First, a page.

Razor Thin Depth of Field is a Harsh Mistress

Still from PBS Frontline Documentary "League of Denial"
Still from PBS Frontline Documentary "League of Denial"
I recently participated in a discussion on PentaxForums where members noted Canon's apparent dominance in DSLR video. The premise was that while Panasonic gets a lot of attention online for their GH line of cameras, most people encountered in the real world are shooting with Canon DSLRs at the center of their rigs. It's something that I've noticed as well; I don't recall ever seeing someone shooting video with a GH1, GH2, or GH3 out in the wild. It must be, among other things, the allure of the larger sensor available in Canon DSLRs, from APS-C to 35mm full frame.

We love our depth of field (or lack of it, actually), don't we? Along with 24 frames per second, it's part of that (oversimplified) secret sauce that gives us that magical "filmic" look. Give me a 35mm full frame sensor, 24FPS, and a 180 degree shutter and I'm freakin' Francis Ford Coppola!

But there's a little talked about downside to that razor-thin DOF, it's a right pain in the arse to work with, particularly with human beings that move in sometimes unexpected ways. I notice this when interviewing subjects with the GH2 and manual focus lenses. Interview starts and the subject's nice and sharp. But get to the pivotal point in the storytelling where the subject leans in, leans back, or just talks with their hands, and I'm squinting at the external EVF's focus peaking to make sure that the subject is still in focus. And this is with a Micro Four-Thirds sensor that's tiny compared to the behemoth in the popular Canon 5DIII.

The stars must be in some sort of alignment because the very next day I was watching a snippet from a PBS Frontline documentary and saw the PBS documentarians facing the very same challenge. "League of Denial" is an investigative report covering the relationship between playing football, brain trauma known as CTE (Chronic Traumatic Encephalopathy), and the NFL. It's got PBS' typically high standards for content and production, yet even they struggle with not enough DOF.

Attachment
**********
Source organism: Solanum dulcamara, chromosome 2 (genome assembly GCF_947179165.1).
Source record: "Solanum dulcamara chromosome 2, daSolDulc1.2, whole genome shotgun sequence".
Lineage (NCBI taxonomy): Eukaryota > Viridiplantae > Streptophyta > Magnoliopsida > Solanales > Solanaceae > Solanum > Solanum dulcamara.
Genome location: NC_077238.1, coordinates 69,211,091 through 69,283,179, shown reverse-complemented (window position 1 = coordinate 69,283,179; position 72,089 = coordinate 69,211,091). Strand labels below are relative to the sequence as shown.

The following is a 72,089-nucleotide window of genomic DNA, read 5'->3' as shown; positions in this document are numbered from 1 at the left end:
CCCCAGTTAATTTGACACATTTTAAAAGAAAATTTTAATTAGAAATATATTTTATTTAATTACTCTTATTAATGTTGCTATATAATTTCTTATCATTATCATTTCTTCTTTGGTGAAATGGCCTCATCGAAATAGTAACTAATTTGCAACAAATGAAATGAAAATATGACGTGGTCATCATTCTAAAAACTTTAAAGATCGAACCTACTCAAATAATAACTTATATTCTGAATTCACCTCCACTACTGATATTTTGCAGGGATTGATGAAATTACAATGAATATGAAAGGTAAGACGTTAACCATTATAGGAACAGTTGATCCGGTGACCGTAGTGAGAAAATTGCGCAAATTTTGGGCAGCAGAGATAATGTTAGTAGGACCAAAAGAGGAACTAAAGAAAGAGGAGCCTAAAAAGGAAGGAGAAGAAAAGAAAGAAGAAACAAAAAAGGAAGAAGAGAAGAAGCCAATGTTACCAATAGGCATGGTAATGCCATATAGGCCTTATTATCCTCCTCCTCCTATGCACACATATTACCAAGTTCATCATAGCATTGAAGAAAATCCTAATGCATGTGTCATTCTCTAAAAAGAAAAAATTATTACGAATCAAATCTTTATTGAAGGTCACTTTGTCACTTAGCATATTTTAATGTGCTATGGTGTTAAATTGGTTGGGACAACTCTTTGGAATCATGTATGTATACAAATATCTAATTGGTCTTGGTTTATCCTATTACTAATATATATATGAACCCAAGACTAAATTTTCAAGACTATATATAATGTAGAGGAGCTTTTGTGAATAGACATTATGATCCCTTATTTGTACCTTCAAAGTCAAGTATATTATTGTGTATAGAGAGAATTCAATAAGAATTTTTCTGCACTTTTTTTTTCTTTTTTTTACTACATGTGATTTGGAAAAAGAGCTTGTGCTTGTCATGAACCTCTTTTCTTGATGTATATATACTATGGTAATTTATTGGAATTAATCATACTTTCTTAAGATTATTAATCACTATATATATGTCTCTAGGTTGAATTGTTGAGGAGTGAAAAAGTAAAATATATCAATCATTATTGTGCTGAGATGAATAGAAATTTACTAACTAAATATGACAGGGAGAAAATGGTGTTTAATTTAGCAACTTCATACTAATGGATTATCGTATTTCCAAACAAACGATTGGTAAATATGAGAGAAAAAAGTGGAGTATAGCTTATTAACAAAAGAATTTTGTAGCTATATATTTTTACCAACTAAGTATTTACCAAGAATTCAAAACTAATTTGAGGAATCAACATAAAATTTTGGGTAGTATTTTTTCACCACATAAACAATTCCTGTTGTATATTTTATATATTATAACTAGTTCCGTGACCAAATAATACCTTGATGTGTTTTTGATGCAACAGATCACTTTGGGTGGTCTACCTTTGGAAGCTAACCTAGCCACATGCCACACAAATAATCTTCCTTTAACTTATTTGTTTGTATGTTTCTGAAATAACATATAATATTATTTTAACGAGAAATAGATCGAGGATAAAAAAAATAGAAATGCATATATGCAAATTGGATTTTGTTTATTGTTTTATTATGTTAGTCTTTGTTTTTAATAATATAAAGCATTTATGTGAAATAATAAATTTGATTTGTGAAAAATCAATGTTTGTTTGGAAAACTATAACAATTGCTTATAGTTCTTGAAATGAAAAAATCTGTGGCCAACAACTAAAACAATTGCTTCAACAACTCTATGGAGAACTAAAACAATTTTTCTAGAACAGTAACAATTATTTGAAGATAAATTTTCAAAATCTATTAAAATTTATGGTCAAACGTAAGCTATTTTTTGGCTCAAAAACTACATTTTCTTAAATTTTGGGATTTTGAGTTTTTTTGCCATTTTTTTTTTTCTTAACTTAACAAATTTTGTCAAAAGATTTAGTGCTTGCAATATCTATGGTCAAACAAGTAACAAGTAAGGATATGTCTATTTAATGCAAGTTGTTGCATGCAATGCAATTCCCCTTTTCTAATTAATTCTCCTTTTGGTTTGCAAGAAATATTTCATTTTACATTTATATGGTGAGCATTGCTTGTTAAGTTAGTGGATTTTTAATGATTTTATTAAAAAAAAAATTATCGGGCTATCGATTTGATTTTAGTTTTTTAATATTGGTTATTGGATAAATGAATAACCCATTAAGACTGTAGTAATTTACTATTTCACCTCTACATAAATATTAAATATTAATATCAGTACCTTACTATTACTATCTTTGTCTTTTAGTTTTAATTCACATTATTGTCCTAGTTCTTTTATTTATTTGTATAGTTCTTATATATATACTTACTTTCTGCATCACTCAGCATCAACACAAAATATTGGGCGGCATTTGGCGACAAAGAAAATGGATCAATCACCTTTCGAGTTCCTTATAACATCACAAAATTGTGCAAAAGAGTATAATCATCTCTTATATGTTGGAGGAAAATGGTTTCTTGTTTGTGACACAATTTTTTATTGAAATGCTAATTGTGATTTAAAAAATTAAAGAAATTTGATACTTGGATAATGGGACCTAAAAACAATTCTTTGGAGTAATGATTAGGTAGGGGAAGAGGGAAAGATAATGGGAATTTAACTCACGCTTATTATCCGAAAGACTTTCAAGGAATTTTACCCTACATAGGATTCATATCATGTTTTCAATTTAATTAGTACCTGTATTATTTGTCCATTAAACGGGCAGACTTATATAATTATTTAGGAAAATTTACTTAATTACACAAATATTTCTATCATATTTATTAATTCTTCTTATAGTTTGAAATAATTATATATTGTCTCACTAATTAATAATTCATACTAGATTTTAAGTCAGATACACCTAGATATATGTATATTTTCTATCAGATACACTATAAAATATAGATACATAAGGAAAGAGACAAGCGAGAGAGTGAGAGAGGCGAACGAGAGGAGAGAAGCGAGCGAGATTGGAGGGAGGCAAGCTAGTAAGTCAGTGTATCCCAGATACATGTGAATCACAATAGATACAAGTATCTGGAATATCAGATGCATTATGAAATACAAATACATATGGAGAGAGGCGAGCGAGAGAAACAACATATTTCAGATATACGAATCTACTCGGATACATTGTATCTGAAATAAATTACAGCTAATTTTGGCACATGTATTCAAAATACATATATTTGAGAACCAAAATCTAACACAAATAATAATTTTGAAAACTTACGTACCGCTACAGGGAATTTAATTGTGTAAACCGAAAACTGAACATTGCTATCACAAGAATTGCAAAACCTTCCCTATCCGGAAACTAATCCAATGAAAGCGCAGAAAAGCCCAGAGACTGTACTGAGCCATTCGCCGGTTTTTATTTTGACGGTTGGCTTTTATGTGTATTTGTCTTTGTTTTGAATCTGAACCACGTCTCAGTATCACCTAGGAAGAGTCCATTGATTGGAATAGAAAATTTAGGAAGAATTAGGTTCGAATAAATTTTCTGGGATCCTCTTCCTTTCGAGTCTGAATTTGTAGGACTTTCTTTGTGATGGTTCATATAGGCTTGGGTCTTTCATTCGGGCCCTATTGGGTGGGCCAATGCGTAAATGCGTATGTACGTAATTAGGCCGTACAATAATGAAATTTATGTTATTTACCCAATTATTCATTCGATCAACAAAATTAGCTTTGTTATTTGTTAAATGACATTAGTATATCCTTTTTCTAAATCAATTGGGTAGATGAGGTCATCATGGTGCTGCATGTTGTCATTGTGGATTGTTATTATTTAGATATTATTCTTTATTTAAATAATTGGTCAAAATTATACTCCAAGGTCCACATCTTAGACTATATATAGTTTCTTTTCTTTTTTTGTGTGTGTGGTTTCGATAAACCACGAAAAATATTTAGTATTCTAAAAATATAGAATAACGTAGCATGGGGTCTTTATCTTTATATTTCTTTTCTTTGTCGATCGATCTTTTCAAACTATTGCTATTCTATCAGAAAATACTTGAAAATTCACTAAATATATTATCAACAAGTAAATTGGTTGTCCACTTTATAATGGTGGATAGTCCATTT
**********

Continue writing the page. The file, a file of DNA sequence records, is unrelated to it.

There's no way to embed the video, but click on this link, scroll to the bottom, and watch the video. Pay particular attention to the interview segments with Dr. Bennet Omalu, one of the pivotal figures in the story. From a production perspective, the lighting is good, the audio is good, and the background is pleasingly blurred. And Dr. Omalu is a compelling interview. But Dr. Omalu moves around a bit, and at pivotal points in the story, he's out of focus. His tie and his collar and pinstriped suit look good, but when he leans in, his face is soft. Some of it may be motion blur, but to these eyes he's leaning out of the focal plane. In other shots, he's gesticulating with his hands in front of him and they are soft too.

Still from PBS Frontline Documentary "League of Denial"
Still from PBS Frontline Documentary "League of Denial"
It's a shame that this happened. I feel for the production crew because I've made the same mistake. Unfortunately, this is not a situation where you can cover up the blur with some well-time B-roll; if anything, you'd want a tight shot of Dr. Omalu during some of this. Alas, PBS produced a really nice documentary but missed focus for a couple of pivotal seconds. It doesn't take away too much from the impact, but it just goes to show that razor thin DOF is unforgiving.

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